Delays in the construction of Xcel Energy’s La Crosse area community solar garden have yielded unforeseen benefits for consumers: lower costs and higher output.
The utility is proposing a 10 percent cut to the cost of subscriptions to the voluntary solar gardens, which if approved by Wisconsin regulators would be granted retroactively to current subscribers.
In a letter filed Monday with the Wisconsin Public Service Commission, Xcel attributes the change to falling prices and advances in technology since 2015. when the PSC authorized construction of up to 3 megawatts of voluntary community solar projects.
The company initially planned to build 1-megawatt gardens in Eau Claire and La Crosse.
About 90 percent of the available subscriptions were sold, but the La Crosse project was plagued by delays. Xcel canceled its contract with the developer, Pristine Sun, in July and last month signed a deal with OneEnergy Renewables to build a garden near Cashton.
Subscribers began receiving credits in September from an Xcel solar garden in the Twin Cities, and Pristine Sun completed work on the Eau Claire site last month.
Because costs for the OneEnergy project are significantly lower than the original bids, Xcel has proposed cutting the price of subscriptions from $1,780 to $1,600 per megawatt for everyone in program, including those who may subscribe to a third garden being considered for northern Wisconsin.
The price of installed solar panels has fallen by about 28 percent since 2015 and is now about a quarter of the cost in 2010, according to the Solar Energy Industries Association.
A proposed tariff on imported panels is already putting upward pressure on component prices, SEIA says soft costs — such as labor and permitting — present an opportunity for additional savings.
“It’s been a phenomenal run here in cost decreases,” said Tyler Huebner, executive director of RENEW Wisconsin.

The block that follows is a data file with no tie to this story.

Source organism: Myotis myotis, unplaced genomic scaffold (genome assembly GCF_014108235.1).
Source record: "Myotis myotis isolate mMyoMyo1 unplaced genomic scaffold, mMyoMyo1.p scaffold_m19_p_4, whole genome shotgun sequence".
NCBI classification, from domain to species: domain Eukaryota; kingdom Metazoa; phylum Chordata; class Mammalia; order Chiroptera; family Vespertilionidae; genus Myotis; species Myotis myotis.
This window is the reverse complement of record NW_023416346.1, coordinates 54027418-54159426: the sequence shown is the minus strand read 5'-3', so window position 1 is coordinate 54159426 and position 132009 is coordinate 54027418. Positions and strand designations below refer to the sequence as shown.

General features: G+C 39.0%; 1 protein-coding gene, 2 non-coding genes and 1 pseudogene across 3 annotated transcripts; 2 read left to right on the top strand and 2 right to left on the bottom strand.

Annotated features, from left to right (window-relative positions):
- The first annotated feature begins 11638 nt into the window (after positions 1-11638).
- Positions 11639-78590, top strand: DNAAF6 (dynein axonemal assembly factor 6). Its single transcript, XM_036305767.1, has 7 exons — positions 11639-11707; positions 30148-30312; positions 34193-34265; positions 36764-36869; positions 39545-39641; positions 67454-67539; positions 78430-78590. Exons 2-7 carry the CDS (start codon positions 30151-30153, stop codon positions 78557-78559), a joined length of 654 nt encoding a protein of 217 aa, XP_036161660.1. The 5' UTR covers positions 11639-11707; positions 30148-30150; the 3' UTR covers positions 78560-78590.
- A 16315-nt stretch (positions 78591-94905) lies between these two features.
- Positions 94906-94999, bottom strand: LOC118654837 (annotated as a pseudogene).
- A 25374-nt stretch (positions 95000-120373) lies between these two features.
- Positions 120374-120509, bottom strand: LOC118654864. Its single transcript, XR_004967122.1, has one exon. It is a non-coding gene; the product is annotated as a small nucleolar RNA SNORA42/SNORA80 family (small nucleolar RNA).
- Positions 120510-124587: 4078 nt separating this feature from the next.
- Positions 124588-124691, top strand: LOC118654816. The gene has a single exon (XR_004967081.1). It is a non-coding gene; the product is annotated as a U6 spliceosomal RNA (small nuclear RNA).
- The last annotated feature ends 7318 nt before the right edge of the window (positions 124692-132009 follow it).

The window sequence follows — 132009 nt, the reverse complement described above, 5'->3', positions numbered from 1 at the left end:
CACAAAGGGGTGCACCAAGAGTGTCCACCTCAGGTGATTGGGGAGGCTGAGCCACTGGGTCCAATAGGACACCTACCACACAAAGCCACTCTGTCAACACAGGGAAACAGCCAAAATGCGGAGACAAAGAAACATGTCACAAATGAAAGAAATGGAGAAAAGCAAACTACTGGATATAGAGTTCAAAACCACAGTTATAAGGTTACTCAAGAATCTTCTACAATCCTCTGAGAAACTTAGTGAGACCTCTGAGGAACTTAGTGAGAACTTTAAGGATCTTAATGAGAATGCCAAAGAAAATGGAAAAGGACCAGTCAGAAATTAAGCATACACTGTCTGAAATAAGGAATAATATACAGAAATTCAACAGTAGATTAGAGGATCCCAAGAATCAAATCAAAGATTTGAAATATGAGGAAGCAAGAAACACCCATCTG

Xcel is currently reviewing bids for a third solar garden in northern Wisconsin. Deb Erwin, the company’s manager of regulatory policy, said if that project ends up being less expensive than planned the additional savings would be passed on to all subscribers.
About 90 percent of the available panels in the first two gardens have been sold and Erwin expects many subscribers will apply their refunds toward buying up the remaining shares, which are sold in $320 increments.
In addition to being cheaper, the Cashton solar garden will feature sun-tracking panels, which generate more electricity than traditional fixed panels. Xcel has also proposed to pool the production credits so that all Wisconsin subscribers benefit from the increased efficiency.
With that gained efficiency, Xcel estimates residential and small-farm customers can expect to recoup their investments in 14 to 17 years, about 2 to 3 years sooner than under the initial projections.
While RENEW Wisconsin argued for a higher payback rate, Huebner said Xcel is offering consumers a good deal.
The PSC approved the gardens with the stipulation that all costs and benefits are borne by subscribers so that overall rates are unaffected. Any of the utility’s 257,000 Wisconsin customers can buy a 25-year subscription to the gardens. In return, they receive at least 7.4 cents per kilowatt hour generated in the form of a bill credit.
Based on the company’s assumptions, a 1-kilowatt subscription would generate about 15 percent of the annual Wisconsin household use, resulting in a credit of about $103.
Customers can sign up through the company’s website, where they will also find a calculator to estimate individual returns.
Xcel has requested that the PSC approve the proposed changes by Nov. 24 so that refunds can be issued to subscribers.